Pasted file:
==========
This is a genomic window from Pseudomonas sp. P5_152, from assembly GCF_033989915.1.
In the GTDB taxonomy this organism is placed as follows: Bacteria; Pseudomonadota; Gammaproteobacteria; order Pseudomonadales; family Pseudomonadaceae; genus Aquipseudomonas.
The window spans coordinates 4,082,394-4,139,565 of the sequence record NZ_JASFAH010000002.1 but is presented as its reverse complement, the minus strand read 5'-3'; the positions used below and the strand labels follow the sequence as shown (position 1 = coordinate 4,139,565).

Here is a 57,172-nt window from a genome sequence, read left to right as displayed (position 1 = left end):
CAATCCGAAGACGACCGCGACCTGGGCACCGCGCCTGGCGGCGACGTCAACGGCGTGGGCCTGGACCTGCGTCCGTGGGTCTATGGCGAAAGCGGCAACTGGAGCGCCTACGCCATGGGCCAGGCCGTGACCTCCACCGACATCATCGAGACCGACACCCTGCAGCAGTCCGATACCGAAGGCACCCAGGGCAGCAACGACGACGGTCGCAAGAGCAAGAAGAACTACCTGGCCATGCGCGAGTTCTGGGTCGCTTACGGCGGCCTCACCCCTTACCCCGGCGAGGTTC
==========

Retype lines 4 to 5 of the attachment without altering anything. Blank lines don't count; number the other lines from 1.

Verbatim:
Here is a 57,172-nt window from a genome sequence, read left to right as displayed (position 1 = left end):
CAATCCGAAGACGACCGCGACCTGGGCACCGCGCCTGGCGGCGACGTCAACGGCGTGGGCCTGGACCTGCGTCCGTGGGTCTATGGCGAAAGCGGCAACTGGAGCGCCTACGCCATGGGCCAGGCCGTGACCTCCACCGACATCATCGAGACCGACACCCTGCAGCAGTCCGATACCGAAGGCACCCAGGGCAGCAACGACGACGGTCGCAAGAGCAAGAAGAACTACCTGGCCATGCGCGAGTTCTGGGTCGCTTACGGCGGCCTCACCCCTTACCCCGGCGAGGTTC